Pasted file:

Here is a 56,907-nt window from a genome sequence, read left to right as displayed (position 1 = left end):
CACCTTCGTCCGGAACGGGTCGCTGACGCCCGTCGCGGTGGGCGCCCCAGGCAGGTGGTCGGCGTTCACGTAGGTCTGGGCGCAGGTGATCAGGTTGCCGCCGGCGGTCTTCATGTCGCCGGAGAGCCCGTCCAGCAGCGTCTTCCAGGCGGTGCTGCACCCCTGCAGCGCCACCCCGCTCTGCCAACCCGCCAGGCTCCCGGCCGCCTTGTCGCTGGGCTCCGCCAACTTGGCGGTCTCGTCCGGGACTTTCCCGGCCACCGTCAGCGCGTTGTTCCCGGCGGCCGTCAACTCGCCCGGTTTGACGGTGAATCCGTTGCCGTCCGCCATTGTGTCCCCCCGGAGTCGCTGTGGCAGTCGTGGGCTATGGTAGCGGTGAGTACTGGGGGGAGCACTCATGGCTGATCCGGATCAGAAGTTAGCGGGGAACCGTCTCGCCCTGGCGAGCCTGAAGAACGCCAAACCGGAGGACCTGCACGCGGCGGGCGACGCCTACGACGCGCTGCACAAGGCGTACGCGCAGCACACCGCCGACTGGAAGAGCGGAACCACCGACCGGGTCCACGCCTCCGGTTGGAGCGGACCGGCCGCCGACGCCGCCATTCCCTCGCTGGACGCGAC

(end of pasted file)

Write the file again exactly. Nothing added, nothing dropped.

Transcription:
Here is a 56,907-nt window from a genome sequence, read left to right as displayed (position 1 = left end):
CACCTTCGTCCGGAACGGGTCGCTGACGCCCGTCGCGGTGGGCGCCCCAGGCAGGTGGTCGGCGTTCACGTAGGTCTGGGCGCAGGTGATCAGGTTGCCGCCGGCGGTCTTCATGTCGCCGGAGAGCCCGTCCAGCAGCGTCTTCCAGGCGGTGCTGCACCCCTGCAGCGCCACCCCGCTCTGCCAACCCGCCAGGCTCCCGGCCGCCTTGTCGCTGGGCTCCGCCAACTTGGCGGTCTCGTCCGGGACTTTCCCGGCCACCGTCAGCGCGTTGTTCCCGGCGGCCGTCAACTCGCCCGGTTTGACGGTGAATCCGTTGCCGTCCGCCATTGTGTCCCCCCGGAGTCGCTGTGGCAGTCGTGGGCTATGGTAGCGGTGAGTACTGGGGGGAGCACTCATGGCTGATCCGGATCAGAAGTTAGCGGGGAACCGTCTCGCCCTGGCGAGCCTGAAGAACGCCAAACCGGAGGACCTGCACGCGGCGGGCGACGCCTACGACGCGCTGCACAAGGCGTACGCGCAGCACACCGCCGACTGGAAGAGCGGAACCACCGACCGGGTCCACGCCTCCGGTTGGAGCGGACCGGCCGCCGACGCCGCCATTCCCTCGCTGGACGCGAC